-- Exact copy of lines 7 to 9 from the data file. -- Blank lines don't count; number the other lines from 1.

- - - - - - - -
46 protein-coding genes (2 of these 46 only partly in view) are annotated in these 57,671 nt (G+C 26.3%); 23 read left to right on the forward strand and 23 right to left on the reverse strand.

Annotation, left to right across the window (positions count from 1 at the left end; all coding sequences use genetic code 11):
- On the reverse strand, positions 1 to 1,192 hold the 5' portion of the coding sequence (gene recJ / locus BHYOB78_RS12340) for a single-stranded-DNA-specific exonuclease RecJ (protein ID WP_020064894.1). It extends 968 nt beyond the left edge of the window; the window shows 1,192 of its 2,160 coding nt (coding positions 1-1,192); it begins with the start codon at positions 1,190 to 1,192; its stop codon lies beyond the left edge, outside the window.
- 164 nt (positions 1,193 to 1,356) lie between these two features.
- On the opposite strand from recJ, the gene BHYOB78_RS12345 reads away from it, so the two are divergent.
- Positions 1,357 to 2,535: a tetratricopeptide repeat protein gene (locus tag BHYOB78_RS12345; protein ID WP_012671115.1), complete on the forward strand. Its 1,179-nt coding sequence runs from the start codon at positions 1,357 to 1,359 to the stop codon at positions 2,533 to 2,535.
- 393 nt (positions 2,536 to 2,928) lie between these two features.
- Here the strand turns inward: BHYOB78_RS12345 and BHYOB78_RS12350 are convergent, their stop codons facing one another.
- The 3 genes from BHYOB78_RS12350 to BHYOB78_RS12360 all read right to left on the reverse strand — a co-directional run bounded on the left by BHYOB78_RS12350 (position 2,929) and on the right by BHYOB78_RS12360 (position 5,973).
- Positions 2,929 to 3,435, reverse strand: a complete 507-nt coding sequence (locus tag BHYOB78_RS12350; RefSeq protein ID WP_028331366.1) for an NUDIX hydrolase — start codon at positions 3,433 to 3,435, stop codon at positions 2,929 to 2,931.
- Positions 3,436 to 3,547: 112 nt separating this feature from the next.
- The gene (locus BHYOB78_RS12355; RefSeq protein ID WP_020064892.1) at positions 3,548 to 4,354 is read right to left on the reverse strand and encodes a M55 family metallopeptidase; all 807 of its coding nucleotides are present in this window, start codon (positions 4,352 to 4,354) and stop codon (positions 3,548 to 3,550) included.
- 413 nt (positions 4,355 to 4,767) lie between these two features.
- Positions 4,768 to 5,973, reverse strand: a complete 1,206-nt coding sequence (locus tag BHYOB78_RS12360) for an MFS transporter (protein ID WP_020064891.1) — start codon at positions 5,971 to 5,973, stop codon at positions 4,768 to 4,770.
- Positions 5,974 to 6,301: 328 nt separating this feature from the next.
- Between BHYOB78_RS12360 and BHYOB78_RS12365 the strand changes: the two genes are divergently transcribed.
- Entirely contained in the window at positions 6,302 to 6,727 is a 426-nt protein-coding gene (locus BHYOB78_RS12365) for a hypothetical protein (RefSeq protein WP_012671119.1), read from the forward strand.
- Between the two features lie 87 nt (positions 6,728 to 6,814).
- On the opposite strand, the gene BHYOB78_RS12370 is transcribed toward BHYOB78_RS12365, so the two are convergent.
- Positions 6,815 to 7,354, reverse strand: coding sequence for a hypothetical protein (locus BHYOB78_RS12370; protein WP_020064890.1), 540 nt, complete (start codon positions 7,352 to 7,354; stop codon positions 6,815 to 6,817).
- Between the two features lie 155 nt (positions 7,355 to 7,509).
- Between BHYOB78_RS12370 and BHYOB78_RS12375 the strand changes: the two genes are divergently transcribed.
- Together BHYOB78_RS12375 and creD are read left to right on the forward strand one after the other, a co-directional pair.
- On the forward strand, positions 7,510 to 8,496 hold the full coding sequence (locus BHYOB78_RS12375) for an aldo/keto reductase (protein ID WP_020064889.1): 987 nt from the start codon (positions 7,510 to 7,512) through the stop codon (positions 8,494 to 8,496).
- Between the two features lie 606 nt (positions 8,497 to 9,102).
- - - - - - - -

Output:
- 393 nt (positions 2,536 to 2,928) lie between these two features.
- Here the strand turns inward: BHYOB78_RS12345 and BHYOB78_RS12350 are convergent, their stop codons facing one another.
- The 3 genes from BHYOB78_RS12350 to BHYOB78_RS12360 all read right to left on the reverse strand — a co-directional run bounded on the left by BHYOB78_RS12350 (position 2,929) and on the right by BHYOB78_RS12360 (position 5,973).